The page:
Plummer stars in the festival’s closing night film, Beginners. It’s about “a wonderful character,” he says, a man who comes out of the closet at 75.
Christopher Plummer, the Cinema Master Award honoree at this month’s Sarasota Film Festival, has had a long and distinguished career in acting. But it’s a career that almost didn’t happen.The Canadian-born Plummer actually began his life in the arts as a pianist. “I love music above all in life,” he said during a recent telephone interview. “But being a rather lazy young man to whom things came too easily, I opted out because being a concert pianist is such a hard life. Acting is a friendly profession. You bounce off other people. It’s not the lonely life of a concert pianist.”
The concert hall’s loss has been the theater and screen’s gain. Over the nearly 60 years since he began his career in his native Montreal (performing on stage and radio in both French and English), Plummer has essayed a host of award-winning roles, from Shakespearean dramas to the stage musical Cyrano to films including Murder by Decree, Somewhere in Time, Malcom X, The Insider (where he played veteran television journalist Mike Wallace), A Beautiful Mind, and of course, the part for which generations of children remember him, Captain Von Trapp in The Sound of Music in 1965.
That’s widely known as one of Plummer’s least favorite films (he reportedly called it “The Sound of Mucus” at one point), but he’s mellowed over the years, saying in a 2009 interview, “It was a very well-made movie…a family movie…It just happened to be not my particular cup of tea.”
Fonder memories of acting, he says, include early performances in plays like Becket. “I did a Royal Shakespeare Company production of that, playing Henry II, that went to London, and it was a wonderful experience,” he recalls. Another favorite: “We did a marvelous production in 1956 at Stratford in Canada of Henry V, where I played the young king and the whole French court was played from actors from Quebec. That was an extraordinary thing at that time, politically. The two different styles of acting on the stage…it was absolutely the right thing to do.” Plummer’s prowess at playing Shakespeare, was, he says, “particularly satisfying” when on the British stage. “You know, they [the British] didn’t think a North American could play Shakespeare,” he says with a chuckle. “I fixed that.”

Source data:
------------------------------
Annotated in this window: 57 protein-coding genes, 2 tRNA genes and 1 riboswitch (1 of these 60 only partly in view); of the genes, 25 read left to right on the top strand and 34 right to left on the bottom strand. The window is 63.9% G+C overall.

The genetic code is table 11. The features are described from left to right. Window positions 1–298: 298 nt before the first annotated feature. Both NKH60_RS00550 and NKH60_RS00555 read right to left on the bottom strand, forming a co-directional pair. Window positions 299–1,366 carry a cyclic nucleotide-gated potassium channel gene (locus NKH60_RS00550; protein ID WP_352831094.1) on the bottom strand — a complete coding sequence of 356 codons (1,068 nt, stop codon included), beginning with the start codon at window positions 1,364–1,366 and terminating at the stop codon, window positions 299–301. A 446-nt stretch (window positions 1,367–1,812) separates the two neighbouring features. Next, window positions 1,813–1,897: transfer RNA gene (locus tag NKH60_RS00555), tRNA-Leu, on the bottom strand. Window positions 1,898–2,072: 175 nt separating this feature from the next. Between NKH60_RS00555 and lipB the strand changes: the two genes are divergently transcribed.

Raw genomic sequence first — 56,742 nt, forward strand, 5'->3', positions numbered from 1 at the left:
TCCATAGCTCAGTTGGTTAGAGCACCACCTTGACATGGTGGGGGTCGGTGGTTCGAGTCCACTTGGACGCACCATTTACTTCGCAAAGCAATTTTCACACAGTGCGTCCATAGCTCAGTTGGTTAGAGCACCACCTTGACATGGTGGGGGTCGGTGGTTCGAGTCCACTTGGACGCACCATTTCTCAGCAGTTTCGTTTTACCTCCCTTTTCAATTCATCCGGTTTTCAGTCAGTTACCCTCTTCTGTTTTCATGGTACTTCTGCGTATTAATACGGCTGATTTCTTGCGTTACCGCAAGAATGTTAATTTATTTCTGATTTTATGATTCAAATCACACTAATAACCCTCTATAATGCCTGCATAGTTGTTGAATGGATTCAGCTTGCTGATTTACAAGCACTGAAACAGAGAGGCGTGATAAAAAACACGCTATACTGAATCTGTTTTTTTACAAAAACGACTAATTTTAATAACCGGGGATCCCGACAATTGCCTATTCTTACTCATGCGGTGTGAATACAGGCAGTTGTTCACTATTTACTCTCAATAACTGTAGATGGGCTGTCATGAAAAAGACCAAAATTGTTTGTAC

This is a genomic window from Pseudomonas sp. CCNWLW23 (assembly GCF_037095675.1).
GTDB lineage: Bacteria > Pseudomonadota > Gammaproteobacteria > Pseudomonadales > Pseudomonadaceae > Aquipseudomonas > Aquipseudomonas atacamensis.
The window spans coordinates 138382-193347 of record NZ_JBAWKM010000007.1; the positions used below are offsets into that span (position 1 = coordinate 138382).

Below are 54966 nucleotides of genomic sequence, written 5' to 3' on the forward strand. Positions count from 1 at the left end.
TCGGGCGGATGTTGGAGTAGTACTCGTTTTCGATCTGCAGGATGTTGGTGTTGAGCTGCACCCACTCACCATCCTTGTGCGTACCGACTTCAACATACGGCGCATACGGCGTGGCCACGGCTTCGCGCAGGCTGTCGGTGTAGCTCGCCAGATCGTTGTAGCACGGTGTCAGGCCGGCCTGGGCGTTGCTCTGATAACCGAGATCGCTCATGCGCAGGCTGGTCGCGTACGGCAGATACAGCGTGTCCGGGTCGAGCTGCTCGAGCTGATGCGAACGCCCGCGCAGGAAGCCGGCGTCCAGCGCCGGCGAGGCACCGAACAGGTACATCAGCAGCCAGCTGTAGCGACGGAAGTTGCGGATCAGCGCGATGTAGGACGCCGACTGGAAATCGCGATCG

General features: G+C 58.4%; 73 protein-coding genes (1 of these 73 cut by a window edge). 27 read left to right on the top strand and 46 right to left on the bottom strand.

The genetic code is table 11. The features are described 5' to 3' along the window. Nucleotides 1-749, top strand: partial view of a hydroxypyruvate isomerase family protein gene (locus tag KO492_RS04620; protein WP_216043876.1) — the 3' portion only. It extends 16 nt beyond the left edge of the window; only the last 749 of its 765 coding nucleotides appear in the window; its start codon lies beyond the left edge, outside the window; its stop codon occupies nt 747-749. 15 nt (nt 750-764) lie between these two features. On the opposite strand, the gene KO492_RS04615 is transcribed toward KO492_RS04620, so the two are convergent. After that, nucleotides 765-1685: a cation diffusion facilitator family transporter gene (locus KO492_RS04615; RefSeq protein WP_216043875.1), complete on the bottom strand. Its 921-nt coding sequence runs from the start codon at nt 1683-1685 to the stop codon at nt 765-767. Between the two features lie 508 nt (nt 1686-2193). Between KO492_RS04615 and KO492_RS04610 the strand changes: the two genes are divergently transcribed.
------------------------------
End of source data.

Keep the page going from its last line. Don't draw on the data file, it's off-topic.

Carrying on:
Among the other Shakespearean roles he’s played over the decades: Hamlet, Iago, King Lear and Prospero in The Tempest, the latter just last year at Canada’s Stratford Festival. At the age of 81 (but looking far younger), Plummer says he doesn’t struggle with memorizing all that Shakespearean dialogue. “I’m still blessed that way, because I do it,” he says. “Most people who succumb to memory loss are not exercising their brains enough. But Shakespeare is actually much easier to remember than modern dialogue, which is so puerile most of the time. Shakespeare is like remembering a symphony. And I’ve always loved poetry. All my life has been words.”